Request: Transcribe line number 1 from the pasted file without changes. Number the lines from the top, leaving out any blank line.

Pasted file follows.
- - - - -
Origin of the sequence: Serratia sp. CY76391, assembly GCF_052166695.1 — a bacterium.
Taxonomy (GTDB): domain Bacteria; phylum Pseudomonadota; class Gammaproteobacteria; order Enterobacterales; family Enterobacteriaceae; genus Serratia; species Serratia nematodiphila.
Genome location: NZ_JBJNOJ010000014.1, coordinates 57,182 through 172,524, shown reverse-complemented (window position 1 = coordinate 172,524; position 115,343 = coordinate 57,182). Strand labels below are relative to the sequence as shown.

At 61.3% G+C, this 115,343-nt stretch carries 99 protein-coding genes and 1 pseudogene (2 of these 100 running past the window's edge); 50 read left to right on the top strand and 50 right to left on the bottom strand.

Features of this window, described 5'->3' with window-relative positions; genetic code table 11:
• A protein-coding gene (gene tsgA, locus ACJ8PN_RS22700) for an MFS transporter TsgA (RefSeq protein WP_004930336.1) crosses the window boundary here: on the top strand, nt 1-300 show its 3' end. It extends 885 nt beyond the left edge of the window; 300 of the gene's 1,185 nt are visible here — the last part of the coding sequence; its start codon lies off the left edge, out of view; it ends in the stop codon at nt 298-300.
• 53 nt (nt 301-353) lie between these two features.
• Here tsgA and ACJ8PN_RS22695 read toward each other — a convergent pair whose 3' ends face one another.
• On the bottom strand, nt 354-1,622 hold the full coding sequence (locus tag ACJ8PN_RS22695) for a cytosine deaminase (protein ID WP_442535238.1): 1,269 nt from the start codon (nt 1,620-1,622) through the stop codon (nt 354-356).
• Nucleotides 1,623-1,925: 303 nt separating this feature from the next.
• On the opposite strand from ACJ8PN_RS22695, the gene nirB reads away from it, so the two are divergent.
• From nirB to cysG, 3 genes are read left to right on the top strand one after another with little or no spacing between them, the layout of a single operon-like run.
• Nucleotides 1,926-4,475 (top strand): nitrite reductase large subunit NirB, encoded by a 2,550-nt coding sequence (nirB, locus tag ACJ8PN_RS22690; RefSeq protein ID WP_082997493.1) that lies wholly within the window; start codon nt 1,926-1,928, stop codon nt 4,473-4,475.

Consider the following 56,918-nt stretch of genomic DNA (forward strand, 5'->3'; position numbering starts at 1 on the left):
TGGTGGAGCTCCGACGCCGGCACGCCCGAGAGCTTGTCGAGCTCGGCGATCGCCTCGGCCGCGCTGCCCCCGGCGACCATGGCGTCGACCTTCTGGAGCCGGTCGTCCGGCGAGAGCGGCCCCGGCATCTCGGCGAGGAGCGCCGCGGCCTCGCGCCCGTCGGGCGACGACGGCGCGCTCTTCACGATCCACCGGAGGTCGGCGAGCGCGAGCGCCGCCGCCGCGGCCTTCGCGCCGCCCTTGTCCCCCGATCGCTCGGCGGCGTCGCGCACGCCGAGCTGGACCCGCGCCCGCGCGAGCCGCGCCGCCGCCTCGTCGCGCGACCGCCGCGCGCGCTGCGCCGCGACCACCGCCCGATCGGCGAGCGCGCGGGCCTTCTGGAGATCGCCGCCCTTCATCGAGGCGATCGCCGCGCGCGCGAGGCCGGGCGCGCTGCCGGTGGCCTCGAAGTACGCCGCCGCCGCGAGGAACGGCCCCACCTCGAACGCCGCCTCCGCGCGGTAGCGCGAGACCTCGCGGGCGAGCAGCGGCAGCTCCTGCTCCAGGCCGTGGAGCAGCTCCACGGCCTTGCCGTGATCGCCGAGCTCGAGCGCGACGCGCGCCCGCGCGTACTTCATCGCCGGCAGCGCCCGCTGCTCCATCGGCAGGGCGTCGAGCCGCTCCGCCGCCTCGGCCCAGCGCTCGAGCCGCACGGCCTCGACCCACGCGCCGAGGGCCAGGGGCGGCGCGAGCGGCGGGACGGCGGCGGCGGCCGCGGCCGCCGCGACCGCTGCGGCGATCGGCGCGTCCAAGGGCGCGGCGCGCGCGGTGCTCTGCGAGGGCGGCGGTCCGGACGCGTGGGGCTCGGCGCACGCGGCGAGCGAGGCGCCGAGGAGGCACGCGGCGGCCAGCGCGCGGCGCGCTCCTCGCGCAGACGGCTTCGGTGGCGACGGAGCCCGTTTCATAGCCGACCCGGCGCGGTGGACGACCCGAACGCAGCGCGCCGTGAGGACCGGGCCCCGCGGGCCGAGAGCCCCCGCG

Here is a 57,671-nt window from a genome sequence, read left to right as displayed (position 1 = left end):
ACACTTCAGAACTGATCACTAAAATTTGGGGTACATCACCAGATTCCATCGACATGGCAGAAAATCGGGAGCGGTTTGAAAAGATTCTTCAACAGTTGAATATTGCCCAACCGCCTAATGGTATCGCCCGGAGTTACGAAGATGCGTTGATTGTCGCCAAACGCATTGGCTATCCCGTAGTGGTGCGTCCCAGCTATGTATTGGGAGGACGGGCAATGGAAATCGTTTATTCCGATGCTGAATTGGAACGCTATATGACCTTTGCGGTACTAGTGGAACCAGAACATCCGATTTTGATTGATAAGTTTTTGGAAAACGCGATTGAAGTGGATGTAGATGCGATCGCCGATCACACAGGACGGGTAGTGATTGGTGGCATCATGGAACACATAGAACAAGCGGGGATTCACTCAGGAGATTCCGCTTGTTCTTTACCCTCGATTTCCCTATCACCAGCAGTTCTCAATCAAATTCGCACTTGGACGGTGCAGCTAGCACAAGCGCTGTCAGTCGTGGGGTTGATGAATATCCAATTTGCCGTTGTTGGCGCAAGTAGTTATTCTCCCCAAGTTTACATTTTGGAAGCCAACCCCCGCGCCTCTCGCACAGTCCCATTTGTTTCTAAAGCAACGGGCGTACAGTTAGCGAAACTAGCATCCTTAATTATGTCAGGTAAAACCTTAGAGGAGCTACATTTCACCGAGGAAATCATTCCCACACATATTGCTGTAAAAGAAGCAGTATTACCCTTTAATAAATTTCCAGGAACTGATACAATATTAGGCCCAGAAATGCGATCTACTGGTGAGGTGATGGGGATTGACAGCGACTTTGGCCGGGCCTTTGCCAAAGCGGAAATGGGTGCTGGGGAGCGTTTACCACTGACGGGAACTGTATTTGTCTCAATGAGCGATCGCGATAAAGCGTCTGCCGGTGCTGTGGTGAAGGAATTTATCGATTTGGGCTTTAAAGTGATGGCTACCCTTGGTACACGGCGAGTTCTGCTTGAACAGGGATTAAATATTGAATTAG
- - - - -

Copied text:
Origin of the sequence: Serratia sp. CY76391, assembly GCF_052166695.1 — a bacterium.